18 September 2006

WTO to press for additional aid-for-trade resources

As WTO members prepare to discuss a task force’s recommendations in mid-October, WTO Director-General Pascal Lamy has stressed the importance of “aid for trade” for helping developing and least-developed countries deal with adjustment costs, capacity constraints and supply responses for new trade agreements. But he told the World Bank-IMF’s Development Committee on 18 September 2006 that the WTO’s role would be advocacy and not the provision of assistance. This is what he said:

The heart of the Doha Development Agenda is a “trade and growth” agenda that is of central importance to helping developing countries and LDCs to reach their Millennium Development Goals.

The multilateral trade negotiations are of course at the core of the DDA. They are widely accepted to offer a major opportunity to reinforce and broaden medium-term growth prospects worldwide.

In the past twelve months, Aid for Trade has become an important political and economic complement to the negotiations, that can contribute greatly to unlocking the full growth potential of a successful Doha Round.

Last July, as you know, together with members, I decided to suspend the trade negotiations to allow a period of “time-out” for Ministers to consider how they can each contribute to breaking down the remaining obstacles to substantial liberalisation of trade, particularly in agriculture. I know that a serious political reflection has been taking place in capitals since then. I am convinced that the result of this process will be an acknowledgement that there is no acceptable alternative to the successful conclusion of the Round.

The real questions, then, are “how” and “when” we can conclude the trade negotiations. The right answers, I believe, are “ambitiously” and “soon”. We are close to moving the trade and growth agenda a big step forward, and that is an opportunity that we cannot afford to miss.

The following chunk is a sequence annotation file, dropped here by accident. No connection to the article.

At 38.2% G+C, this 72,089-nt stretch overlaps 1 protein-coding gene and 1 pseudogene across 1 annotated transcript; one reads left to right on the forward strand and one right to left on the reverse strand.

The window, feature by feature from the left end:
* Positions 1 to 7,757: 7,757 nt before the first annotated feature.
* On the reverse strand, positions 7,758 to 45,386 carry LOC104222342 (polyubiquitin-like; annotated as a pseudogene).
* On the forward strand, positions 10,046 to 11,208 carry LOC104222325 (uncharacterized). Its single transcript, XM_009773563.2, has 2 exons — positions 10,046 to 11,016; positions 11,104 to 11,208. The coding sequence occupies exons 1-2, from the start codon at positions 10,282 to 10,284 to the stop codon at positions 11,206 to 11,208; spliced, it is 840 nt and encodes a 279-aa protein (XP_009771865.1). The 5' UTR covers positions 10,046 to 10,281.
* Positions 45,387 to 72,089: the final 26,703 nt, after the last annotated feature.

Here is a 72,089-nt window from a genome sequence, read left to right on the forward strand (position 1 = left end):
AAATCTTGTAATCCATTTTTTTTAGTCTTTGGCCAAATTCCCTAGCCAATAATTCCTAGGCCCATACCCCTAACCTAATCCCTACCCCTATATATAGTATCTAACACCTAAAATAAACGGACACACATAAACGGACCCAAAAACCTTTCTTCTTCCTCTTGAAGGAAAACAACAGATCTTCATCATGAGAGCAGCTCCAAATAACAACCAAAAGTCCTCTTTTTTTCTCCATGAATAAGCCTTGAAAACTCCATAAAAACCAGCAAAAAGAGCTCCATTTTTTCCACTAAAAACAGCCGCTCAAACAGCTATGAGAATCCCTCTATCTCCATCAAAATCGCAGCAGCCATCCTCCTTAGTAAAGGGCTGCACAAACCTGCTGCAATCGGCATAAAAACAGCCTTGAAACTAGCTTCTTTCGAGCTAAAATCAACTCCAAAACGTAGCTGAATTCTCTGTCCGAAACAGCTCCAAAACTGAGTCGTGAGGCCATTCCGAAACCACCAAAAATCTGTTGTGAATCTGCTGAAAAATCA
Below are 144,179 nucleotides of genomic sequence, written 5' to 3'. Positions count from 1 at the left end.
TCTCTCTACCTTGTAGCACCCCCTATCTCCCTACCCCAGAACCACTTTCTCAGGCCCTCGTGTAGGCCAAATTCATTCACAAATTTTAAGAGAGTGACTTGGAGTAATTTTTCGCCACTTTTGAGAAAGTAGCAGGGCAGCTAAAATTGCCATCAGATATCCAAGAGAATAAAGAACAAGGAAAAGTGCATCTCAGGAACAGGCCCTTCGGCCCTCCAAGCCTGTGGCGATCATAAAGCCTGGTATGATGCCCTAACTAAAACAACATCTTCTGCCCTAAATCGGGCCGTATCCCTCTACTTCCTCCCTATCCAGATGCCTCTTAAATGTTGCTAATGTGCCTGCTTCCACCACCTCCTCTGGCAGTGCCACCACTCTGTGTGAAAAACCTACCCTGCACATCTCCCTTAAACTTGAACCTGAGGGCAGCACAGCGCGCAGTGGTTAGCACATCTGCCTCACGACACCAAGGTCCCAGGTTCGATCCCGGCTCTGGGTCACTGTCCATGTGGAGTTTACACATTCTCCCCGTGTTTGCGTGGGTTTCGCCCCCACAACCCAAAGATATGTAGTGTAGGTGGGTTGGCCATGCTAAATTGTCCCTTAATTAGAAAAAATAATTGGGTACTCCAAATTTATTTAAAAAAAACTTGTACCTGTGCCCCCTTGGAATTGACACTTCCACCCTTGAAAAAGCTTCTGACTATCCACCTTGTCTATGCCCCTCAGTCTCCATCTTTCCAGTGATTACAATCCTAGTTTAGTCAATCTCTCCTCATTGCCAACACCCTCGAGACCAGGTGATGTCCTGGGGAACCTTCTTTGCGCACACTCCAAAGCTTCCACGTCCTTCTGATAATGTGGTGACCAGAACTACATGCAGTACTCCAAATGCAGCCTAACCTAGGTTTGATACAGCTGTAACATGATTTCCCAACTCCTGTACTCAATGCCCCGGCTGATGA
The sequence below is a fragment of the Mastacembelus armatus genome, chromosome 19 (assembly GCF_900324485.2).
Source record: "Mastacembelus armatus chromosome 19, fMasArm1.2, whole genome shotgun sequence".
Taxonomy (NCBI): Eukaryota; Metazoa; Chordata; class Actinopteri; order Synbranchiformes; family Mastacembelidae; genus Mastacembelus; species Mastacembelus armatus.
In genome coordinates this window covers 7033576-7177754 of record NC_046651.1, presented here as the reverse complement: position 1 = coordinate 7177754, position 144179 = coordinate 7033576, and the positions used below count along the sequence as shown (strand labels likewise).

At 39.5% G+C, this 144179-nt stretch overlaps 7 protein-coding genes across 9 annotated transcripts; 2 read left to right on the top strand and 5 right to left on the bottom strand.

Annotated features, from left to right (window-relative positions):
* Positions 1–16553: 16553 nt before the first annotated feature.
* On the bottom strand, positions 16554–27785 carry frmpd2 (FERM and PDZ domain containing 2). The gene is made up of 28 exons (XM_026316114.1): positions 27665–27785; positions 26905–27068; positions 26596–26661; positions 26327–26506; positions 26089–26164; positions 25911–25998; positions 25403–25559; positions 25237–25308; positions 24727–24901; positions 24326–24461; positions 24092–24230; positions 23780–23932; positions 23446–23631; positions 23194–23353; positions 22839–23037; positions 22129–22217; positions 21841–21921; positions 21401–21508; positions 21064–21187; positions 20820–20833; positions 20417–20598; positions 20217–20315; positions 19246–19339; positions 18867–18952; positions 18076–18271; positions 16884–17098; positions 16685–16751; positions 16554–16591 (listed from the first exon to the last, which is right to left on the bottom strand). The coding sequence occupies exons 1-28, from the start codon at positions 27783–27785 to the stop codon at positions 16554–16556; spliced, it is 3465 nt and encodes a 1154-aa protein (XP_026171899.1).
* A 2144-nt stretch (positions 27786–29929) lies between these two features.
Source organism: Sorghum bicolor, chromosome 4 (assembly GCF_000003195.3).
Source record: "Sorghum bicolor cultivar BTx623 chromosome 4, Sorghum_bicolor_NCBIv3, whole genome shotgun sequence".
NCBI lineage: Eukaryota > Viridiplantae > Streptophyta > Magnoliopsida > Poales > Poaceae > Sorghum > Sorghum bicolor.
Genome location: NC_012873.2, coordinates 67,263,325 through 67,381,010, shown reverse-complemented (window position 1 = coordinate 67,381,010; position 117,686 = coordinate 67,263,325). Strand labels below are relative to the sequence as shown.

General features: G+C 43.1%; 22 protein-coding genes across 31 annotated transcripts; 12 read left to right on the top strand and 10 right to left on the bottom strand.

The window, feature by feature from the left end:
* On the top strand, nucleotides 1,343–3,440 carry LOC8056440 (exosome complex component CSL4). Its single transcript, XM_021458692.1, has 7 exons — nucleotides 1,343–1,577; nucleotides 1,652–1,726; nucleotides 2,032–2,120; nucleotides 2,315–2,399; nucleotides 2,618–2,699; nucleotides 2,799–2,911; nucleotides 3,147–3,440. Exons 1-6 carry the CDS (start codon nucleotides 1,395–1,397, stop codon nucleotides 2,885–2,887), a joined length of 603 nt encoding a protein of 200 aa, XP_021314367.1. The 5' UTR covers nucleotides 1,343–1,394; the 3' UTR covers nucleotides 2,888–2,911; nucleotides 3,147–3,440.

A factor that is complicating the conclusion of the negotiations is the evolving public response to globalization in many parts of the world. Today it is not only global income growth that matters, it is also who shares in that growth and how. Politically, we cannot leave the question of “who gains what?” from trade liberalisation up to market forces only.

We have to address concerns about adjustment costs, capacity constraints and supply responses in developing countries and LDCs. Where those cannot be taken care of with national resources or by the private sector alone, we must try to build an effective international response.

That is why Aid for Trade has such an important role to play in support of the conclusion of the Doha negotiations, and why WTO Ministers took the initiative in Hong Kong to mandate me and a Task Force of member governments to produce recommendations on raising additional financial resources for Aid for Trade and making the Aid for Trade initiative operational.